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'Koran burning' protests continue in Afghanistan
Angry Afghans took to the streets for a fourth day on Friday after at least 15 people died this week in a series of protests following reports that NATO troops had burned copies of the Koran.
AFP - Furious Afghans took to the streets for a fourth day of violent anti-US protests on Friday, as security forces in Kabul fired into the air to stop hundreds marching towards NATO headquarters.
An AFP reporter said at least one demonstrator was shot in the hip as crowds shouted "death to America" over the burning of Korans at the US-run Bagram airbase, following protests that have already killed 15 people since Tuesday.
"We have demos in five locations in Kabul," senior police official Mohammad Zahir told AFP. "We have no violence so far."
The Afghan government had called for calm to prevent Taliban insurgents from capitalising on fury over the incident, while the US embassy warned that protests could turn violent and target Westerners.
In the western city of Herat, a group among more than a 1,000 demonstrators broke off and tried to march towards the US consulate but were prevented by security forces, an AFP reporter said.
Other protests broke out in northern Baghlan and Kunduz provinces, as well in central Bamiyan and Ghazni and eastern Nangarhar, AFP correspondents said.
The Koran incident has fanned the flames of anti-Western sentiment already burning over abuses by coalition forces, such as the release last month of a video showing US Marines urinating on the corpses of dead Afghans.
The demonstrations erupted after the main weekly Muslim prayers with at least one mullah in Kabul denouncing "infidels" for the desecration of Islam's holy book and urging the faithful to take to the streets.
"The Americans have disrespected our holy Koran -- we will take revenge, we will burn them," said Kabul protester Jamshid.
Two US soldiers were among those killed at rallies since Tuesday, forcing President Barack Obama to apologise over the Koran burning.
French, Norwegian and US military bases have come under attack, after insurgents exhorted their countrymen to kill foreign troops in revenge.
German forces in northern Afghanistan withdrew early from a base at Taluqan in Takhar province after about 300 people demonstrated peacefully outside, an army spokesman said Friday.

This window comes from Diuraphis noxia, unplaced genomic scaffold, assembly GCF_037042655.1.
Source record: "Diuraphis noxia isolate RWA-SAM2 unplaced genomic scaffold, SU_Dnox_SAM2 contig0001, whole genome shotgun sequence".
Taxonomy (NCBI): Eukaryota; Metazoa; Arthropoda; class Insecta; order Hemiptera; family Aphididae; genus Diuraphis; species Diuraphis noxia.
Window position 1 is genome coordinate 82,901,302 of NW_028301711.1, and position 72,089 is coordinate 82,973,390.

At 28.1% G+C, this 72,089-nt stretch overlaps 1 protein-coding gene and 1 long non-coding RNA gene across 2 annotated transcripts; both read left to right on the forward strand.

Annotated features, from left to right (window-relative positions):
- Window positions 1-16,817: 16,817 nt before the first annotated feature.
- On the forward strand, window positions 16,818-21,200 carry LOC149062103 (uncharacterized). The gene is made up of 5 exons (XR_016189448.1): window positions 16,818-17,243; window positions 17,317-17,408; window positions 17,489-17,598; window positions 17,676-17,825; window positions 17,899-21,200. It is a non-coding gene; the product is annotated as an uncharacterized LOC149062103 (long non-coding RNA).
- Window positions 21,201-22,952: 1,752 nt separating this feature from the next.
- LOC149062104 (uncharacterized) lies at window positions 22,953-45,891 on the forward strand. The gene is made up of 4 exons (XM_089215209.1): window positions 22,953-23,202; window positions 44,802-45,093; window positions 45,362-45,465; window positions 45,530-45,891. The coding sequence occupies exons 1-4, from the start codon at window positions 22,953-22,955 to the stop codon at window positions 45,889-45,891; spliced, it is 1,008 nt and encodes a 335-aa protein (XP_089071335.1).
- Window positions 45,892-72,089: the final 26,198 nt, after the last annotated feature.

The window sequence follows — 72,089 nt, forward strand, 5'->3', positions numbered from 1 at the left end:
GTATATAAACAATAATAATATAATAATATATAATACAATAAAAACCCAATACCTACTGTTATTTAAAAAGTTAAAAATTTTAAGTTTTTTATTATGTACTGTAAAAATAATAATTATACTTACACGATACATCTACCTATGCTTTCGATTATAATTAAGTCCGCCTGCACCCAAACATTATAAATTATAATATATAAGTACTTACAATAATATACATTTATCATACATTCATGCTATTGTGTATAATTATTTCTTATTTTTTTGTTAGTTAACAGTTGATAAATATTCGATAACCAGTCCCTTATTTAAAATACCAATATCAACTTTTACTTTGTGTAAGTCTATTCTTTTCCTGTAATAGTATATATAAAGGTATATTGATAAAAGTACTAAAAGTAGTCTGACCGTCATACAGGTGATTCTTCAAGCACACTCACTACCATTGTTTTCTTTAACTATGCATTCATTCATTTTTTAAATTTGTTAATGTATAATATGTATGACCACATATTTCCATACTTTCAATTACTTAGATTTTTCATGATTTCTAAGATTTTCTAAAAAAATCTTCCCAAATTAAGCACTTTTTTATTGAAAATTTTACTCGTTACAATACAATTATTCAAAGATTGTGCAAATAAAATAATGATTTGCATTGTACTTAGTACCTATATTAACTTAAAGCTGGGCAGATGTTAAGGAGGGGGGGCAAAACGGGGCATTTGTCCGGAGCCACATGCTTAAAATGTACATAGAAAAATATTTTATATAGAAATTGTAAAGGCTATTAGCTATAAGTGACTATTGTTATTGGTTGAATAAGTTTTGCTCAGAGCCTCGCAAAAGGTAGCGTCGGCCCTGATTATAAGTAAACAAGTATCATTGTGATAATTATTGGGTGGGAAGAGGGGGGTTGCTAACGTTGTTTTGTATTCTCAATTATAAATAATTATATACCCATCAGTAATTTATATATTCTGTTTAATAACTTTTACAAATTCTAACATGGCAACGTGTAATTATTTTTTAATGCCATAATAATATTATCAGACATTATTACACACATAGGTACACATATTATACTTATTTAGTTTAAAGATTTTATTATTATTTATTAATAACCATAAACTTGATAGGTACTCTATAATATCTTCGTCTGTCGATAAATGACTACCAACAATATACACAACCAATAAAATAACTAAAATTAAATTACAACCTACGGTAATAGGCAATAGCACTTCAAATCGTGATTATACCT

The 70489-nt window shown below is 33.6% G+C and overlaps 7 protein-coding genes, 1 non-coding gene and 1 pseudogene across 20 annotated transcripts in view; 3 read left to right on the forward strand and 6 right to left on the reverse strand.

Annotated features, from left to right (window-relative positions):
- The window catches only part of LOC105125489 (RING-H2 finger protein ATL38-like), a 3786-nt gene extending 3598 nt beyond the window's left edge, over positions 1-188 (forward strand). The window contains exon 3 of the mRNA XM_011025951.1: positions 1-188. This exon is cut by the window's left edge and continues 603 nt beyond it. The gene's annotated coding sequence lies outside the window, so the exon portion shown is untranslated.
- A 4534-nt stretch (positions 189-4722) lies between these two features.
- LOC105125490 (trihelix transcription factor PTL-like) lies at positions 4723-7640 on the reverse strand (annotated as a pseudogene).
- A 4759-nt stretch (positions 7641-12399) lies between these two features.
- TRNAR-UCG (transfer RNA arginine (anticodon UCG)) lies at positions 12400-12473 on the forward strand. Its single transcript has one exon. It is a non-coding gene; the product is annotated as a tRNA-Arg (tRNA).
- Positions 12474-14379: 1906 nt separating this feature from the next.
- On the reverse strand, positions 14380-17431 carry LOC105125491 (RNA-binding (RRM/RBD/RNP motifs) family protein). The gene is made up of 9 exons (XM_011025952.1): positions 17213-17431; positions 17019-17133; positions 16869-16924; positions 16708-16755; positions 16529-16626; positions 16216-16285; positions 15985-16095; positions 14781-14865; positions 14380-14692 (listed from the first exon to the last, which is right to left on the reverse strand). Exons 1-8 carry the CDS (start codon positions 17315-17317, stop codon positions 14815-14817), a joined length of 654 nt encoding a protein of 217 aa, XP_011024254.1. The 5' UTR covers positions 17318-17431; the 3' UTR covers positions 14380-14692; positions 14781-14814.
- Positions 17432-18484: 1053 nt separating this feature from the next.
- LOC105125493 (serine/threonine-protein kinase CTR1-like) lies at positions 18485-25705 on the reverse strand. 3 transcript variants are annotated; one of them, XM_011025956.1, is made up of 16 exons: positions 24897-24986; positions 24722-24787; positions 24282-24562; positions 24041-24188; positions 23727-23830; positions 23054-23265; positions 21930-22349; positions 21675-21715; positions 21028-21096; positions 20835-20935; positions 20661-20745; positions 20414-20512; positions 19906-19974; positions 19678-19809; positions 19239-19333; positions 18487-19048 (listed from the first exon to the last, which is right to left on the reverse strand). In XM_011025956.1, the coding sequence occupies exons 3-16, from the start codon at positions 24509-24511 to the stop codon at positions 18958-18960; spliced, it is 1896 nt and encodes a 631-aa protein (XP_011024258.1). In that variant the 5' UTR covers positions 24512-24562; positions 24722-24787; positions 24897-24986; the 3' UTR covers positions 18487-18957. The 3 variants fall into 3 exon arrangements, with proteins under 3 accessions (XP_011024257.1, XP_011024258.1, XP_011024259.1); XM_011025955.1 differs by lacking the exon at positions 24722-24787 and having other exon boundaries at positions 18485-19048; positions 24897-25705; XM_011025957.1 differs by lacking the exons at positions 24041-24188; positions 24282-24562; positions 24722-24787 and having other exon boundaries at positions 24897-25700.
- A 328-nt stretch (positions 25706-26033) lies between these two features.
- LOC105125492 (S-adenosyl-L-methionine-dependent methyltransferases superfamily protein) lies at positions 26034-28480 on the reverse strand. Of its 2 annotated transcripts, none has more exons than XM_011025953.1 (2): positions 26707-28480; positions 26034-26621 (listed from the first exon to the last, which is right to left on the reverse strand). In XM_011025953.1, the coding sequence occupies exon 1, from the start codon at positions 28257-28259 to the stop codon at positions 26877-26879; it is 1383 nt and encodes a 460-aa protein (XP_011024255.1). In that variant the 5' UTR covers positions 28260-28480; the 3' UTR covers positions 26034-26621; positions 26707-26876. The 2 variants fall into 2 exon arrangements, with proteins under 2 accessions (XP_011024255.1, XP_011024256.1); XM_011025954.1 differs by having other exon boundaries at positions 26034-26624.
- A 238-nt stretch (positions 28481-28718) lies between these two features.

The US embassy in Kabul has been in lockdown for days, while extra security forces are protecting foreign missions and other strategic places, some armed with rocket-propelled grenades and heavy machine-guns.
Last April, 10 people were killed and a UN compound in the north was overrun during days of unrest unleashed by the burning of a Koran by American pastor Terry Jones in Florida.
The Afghan government and the US commander of the NATO mission in Afghanistan, General John Allen, called for calm and restraint in a country wracked by 10 years of war against hardline Islamist insurgents.
"Working together with the Afghan leadership is the only way for us to correct this major error and ensure that it never happens again," he said.
Government investigators urged Afghans to "avoid resorting to protests and demonstrations that may provide ground for the enemy to take advantage of the situation".
The US-led NATO coalition has some 130,000 troops in Afghanistan, fighting an insurgency by remnants of the Taliban government overthrown in 2001 for sheltering Al-Qaeda leader Osama bin Laden after the 9/11 attacks.
The coalition plans to pull out all combat troops by 2014, but several countries are under pressure at home to call an early end to the unpopular campaign.
The government in neighbouring Pakistan also strongly condemned the Koran desecration, saying it was "absolutely important that such utterly irresponsible and reprehensible things do not recur".
More than 500 people demonstrated in the country's volatile southwest on Thursday, shouting "Down with US, down with Obama, friends of America are traitors", an AFP reporter said.
The circumstances surrounding the Koran incident are still subject to investigation. But US officials told AFP the military removed the books from a prison at Bagram because inmates were suspected of using them to pass messages.